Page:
“They’re like my grandparents,” she said of the residents, recalling one woman who smiled and joked with her. “I like being around the seniors.”

Some students take on community work regularly.

In D.C., Benjamin Banneker Academic High School requires 270 hours of service. In Montgomery, students who earn 260 hours or more are recognized with a purple tassel at graduation. In Prince George’s, students with extra hours are eligible to compete for a scholarship.

“We’re teaching them global citizenship and how you give back to the community,” said Banneker Principal Anita Berger.

Karen Osorio, a 17-year-old senior in Prince George’s County, says she has completed nearly 200 hours, working at an elementary school in the summer and with a softball team for developmentally disabled students.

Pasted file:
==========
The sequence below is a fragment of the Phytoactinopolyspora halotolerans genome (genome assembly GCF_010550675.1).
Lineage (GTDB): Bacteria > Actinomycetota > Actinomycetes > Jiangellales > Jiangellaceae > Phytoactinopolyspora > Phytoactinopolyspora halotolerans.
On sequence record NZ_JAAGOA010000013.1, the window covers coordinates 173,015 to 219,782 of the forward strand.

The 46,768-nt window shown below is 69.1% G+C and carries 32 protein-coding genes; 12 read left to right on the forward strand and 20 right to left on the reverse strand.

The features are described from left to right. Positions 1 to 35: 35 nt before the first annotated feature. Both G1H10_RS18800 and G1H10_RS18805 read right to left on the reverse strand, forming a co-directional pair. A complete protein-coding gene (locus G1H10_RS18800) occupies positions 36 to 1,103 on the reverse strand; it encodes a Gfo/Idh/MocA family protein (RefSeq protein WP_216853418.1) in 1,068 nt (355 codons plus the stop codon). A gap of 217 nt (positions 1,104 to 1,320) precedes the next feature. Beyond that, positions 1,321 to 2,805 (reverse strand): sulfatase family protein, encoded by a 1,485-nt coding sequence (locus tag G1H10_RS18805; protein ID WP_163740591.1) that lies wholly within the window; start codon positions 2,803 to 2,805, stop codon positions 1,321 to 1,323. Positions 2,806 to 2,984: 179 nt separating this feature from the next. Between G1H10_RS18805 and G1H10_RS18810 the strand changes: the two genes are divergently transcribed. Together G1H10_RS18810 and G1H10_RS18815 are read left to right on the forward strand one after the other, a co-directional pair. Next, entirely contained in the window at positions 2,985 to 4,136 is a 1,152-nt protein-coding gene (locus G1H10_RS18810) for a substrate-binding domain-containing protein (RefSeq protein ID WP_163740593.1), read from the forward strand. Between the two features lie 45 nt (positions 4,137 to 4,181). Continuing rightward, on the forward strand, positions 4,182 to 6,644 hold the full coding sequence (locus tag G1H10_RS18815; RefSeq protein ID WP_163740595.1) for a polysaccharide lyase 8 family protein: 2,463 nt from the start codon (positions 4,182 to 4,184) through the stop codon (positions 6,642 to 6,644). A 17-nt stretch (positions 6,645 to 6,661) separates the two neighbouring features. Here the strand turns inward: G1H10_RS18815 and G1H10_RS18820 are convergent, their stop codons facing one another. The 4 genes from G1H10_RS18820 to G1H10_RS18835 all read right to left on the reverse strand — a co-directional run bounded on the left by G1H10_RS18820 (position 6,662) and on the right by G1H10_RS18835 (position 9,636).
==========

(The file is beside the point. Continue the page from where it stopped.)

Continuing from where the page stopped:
“I always think it’s good to give back to the community and also to gain experience,” she said, pointing out that she has learned workplace skills she would not have otherwise acquired.

At Blake High School, Wagner, the school’s coordinator for ­student-service learning hours, says seniors and their families are notified of outstanding service requirements in a variety of ways, including letters, robocalls and meetings.

Many students consult the county’s volunteer center Web site for opportunities. But Wagner also has created a wall for service opportunities just outside her classroom.

One recent day, she checked in with several seniors during lunch. “What are you going to do?” she asked, looking for specifics.

One student said he had done many hours but neglected to hand in his paperwork.

Tyronne Okunoren, 18, said he had two service gigs, one at his younger brother’s elementary school and another at the National Capital Trolley Museum. He was nearly done, he said.

“At first I thought it was going to be a chore,” he recalled. “But after the first week, I started to get into it.” He says the work gives him a view beyond the classroom: “It kind of lets me take a break from academics and focus on the real world.”